As fate would have it, Emelinda’s younger sister, Stephanie, had been in the mentoring program too. However, due to life circumstances her mentor, Marla, had to leave after a year and Stephanie was devastated. However, Affinity’s Burton site coordinator, Rocio Moreno, recognized this as a great opportunity to bring the two families together again. She reached out to Debbie and Victoria both to see how they felt about matching Debbie with Stephanie – they both wholeheartedly said yes. 

Growing up, Stephanie had known Debbie and attended events with her older sister and Debbie. When Stephanie learned that Debbie would now be HER mentor, she  started jumping around and was so happy. Victoria says, “Now I don’t have to worry about when they are together. I trust her. She is a huge help to my daughters and they have so much fun together.”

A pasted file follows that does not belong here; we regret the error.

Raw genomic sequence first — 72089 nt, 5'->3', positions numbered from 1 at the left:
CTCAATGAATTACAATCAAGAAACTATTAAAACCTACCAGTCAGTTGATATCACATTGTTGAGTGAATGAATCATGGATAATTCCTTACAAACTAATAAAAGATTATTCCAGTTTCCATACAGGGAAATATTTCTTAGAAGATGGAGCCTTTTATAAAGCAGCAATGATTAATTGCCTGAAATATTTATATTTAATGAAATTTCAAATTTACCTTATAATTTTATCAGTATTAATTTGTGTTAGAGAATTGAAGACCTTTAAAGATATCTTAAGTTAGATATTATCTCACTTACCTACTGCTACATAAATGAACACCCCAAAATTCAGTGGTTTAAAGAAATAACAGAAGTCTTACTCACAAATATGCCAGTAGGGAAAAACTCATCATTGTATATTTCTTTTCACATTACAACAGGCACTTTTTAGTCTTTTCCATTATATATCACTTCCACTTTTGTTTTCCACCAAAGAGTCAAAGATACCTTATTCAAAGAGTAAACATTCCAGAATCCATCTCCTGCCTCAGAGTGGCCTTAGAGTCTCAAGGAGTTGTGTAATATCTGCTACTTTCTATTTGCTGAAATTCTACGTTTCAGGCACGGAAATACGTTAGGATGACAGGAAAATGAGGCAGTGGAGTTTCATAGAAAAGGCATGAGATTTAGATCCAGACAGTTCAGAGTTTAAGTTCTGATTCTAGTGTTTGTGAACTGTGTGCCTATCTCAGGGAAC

Victoria is a big advocate for mentoring and has already been referring other parents to the program, “Mentors help with the things you can’t teach as a mom or dad. They can play soccer, do different activities, if your kid likes something that you don’t the mentor can do it with them. It’s a whole new experience – for the whole family.”



Ready to start your own journey? Become a Mentor or Sponsor a Mentor Match




*Editor’s Note* As most Affinity’s blog articles are captured, I had the opportunity to sit down one-on-one with Debbie and Victoria to hear their story. Victoria’s interview was in Spanish and Debbie’s in English. Neither one speaks the other language. One of the most remarkable things about their relationships is that despite their language barrier, they have developed this deep, lifelong bond. Our team is honored to have the opportunity to play a role in these two families’ journeys and support where we can in cultivating meaningful relationships and experiences.